This article is written by Jaya Vats, a practising advocate, Delhi. In this article, the author provides a detailed study of Section 44AD of the Income Tax Act. The article provides an in-depth analysis of the objective, calculation of tax, amendments, and limitations of Section 44AD along with its relevance.

It has been published by Rachit Garg.

Introduction

In India, income tax is a type of tax that is paid to the government based on one’s earnings/profits. The government then uses the tax revenue to fund different public services, infrastructure development, defence spending, and subsidies, among other welfare reasons. While it is obligatory to pay taxes if you earn a particular amount of money each year, there are methods to lower your tax burden and take advantage of tax-saving strategies.

The Income Tax Act of 1961 is a legislative framework that establishes the rules and regulations that regulate taxes in India. According to the Income Tax Department of India’s official website, the Income Tax Act has 23 chapters and 298 sections. The Income Tax Act is divided into many parts, each of which deals with a particular area of taxes in the country. To alleviate the financial burden of maintaining taxes, the Government of India has implemented a number of taxation initiatives. Section 44AD is a taxation plan under which persons such as company owners and small-scale firms are exempted from auditing their account books in order to file taxes.

Recent changes in the Union Budget 2022 include those earning less than Rs. 50 Lakhs being eligible for Section 44AD benefits. If a person owns a small business and must report any income to the government, the terms of Section 44AD of the Income Tax Act (1961) come into motion.

Section 44AD of Income Tax Act, 1961

The Government of India included a simple process to minimize the tax load and provide relief to taxpayers from tax compliance requirements. Section 44AD of the Income Tax Act establishes a mechanism of presumptive taxation. Businesses that use the presumptive taxation scheme are exempt from keeping normal books of accounts.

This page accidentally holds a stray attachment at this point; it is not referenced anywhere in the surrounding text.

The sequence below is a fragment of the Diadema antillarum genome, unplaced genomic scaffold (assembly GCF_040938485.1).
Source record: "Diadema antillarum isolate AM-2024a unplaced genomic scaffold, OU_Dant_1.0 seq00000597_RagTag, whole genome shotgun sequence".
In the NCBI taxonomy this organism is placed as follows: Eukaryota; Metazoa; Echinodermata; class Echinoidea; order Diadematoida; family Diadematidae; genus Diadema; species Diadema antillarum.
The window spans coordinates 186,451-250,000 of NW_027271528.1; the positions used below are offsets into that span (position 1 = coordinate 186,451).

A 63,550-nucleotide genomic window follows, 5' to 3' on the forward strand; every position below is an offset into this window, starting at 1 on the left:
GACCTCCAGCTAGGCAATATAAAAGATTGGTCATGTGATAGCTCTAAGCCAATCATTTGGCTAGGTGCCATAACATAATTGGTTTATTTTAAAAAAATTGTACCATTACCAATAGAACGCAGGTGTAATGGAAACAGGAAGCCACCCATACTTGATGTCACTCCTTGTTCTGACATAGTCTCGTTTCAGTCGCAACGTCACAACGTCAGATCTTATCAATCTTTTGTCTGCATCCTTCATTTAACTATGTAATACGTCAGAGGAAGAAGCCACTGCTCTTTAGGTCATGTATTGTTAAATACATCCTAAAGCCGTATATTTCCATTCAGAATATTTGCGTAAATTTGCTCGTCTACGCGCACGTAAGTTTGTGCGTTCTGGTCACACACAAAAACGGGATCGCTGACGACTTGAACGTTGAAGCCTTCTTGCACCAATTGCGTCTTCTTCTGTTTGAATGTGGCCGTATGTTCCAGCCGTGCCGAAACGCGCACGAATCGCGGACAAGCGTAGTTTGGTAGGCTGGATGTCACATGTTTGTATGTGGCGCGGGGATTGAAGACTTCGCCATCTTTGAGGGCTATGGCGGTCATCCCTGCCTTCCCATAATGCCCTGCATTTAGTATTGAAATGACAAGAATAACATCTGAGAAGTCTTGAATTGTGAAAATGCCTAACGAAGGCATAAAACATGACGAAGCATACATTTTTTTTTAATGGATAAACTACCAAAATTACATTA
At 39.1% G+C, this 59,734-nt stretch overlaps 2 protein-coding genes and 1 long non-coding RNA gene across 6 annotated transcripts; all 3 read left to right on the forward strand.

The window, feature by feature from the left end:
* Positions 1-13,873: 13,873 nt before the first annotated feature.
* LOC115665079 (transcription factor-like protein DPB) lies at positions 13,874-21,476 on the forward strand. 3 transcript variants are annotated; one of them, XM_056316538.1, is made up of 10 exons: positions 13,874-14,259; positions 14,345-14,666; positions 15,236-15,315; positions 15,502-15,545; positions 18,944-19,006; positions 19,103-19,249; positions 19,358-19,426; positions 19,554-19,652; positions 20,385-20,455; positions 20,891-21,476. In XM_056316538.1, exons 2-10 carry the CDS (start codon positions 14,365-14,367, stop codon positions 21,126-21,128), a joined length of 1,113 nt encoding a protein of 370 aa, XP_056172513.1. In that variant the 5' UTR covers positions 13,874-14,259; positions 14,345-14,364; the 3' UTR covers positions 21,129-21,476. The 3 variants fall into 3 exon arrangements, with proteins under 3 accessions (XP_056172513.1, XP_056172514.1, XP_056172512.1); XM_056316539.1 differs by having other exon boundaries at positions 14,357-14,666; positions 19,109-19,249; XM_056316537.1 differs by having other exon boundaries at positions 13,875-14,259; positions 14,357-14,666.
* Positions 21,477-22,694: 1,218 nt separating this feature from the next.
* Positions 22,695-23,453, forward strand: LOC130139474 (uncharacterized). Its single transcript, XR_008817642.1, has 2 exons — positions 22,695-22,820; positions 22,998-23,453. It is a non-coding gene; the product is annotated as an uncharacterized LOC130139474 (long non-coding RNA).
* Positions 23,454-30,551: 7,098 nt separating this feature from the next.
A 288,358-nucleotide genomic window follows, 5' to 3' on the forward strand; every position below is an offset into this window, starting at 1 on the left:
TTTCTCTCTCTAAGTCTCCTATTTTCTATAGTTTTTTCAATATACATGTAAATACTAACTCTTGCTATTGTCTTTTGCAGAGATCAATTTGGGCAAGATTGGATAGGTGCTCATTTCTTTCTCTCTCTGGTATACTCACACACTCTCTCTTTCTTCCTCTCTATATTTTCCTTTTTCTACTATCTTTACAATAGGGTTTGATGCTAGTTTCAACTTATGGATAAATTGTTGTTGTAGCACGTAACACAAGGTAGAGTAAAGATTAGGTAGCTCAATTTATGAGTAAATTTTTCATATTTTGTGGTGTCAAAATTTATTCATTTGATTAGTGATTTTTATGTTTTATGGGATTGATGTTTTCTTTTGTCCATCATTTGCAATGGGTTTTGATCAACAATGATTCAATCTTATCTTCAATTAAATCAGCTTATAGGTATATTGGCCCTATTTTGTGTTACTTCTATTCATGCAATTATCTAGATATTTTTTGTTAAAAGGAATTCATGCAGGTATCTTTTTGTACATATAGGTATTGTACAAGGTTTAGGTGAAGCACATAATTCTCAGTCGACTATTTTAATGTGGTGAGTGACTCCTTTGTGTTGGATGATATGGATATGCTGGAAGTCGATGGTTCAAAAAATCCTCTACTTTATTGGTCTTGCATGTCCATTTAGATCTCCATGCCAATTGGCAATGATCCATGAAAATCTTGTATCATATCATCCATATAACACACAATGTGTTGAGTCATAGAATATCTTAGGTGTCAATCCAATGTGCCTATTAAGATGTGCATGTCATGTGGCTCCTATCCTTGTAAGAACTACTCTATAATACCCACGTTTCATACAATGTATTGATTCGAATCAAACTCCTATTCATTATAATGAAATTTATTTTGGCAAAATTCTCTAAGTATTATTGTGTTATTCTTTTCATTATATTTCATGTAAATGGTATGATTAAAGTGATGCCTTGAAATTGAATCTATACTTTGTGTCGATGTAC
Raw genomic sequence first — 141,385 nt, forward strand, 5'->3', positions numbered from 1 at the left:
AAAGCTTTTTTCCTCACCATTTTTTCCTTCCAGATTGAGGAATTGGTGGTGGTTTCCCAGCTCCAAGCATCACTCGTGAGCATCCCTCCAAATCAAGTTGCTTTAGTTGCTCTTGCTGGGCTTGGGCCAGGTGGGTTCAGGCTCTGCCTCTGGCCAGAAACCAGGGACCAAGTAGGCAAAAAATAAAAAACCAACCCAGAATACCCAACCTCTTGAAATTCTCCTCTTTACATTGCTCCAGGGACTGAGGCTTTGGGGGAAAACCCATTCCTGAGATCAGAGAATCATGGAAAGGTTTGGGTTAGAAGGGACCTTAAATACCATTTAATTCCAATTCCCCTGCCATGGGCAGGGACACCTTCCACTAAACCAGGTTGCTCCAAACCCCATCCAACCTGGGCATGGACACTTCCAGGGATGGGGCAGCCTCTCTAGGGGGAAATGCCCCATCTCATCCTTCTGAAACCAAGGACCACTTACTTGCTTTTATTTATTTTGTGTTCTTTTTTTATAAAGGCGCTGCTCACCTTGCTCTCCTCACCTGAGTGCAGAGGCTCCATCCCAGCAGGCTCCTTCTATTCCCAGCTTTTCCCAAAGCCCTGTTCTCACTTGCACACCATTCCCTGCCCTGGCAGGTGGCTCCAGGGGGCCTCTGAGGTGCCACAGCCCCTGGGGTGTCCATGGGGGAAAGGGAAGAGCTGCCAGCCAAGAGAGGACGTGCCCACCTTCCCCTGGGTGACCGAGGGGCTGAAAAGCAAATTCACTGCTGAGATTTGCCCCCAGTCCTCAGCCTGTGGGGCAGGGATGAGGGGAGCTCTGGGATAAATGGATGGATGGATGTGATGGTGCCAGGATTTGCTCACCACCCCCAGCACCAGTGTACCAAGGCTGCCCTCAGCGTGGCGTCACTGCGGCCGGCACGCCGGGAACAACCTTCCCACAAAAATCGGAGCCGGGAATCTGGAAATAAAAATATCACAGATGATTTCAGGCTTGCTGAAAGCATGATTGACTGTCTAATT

A presumptive income plan allows an assessee to disclose their income at a specified rate under the Income Tax Act. Section 44AD is one of such a scheme’s sections. This saves a significant amount of time and the associated compliance costs. Small taxpayers with less than 2 crores of revenue are not needed to keep their books of accounts under Section 44AD of presumptive taxation, and their earnings are deemed to be 8% of their turnover. Profits credited digitally or through a bank will be regarded at 6% instead of 8% for cash receipts when claiming benefits under this plan. If a person chooses presumptive taxation, he will not be able to deduct costs under Sections 30 to 38.

Objectives of Section 44AD of Income Tax Act

Some of the key goals of Section 44AD under the Presumptive Taxation Scheme are as follows:

  • To make the tax system easier to understand
  • To ease the strain of compliance
  • To make it easier for small business owners to do business.
  • To achieve a balance between small businessmen and small professionals (as defined under Section 44AD).

Applicability of Section 44AD of Income Tax Act

Section 44AD applies to all types of companies, with the exception of those that include the leasing, plying, or renting of commodities because these enterprises come within the restrictions of Section 44AE, the taxpayer cannot claim deductions under Section 44AD. Individual assessees, Hindu Undivided Families (HUFs), and partnerships who are Indian residents are able to claim deductions under Section 44AD. However, limited liability partnerships (LLPs) are not covered by this Section 44AE provision.

Any assessee who desires to submit his or her income tax returns under Section 44AD may do so at a rate of 8% or higher. If he or she chooses not to submit returns under this section and has earnings that are less than 8% of total turnover, the individual will be obliged to keep books of accounts and have them audited by a licensed Chartered Accountant.

Section 44AD does not apply to assessees who practise any of the professions listed in Section 44AA. Assessees who work for an agency or earn money through commissions or broker agreements are likewise unable to claim deductions under this clause.

Eligibility criteria of Section 44AD of Income Tax Act

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According to Section 44AD, income is assumed to represent 8% of total firm turnover. Assessees having a gross yearly income of more than Rs 2 crores will have to pay the income tax in accordance with the standard tax regulations and will be exempt from Section 44AD’s advantages.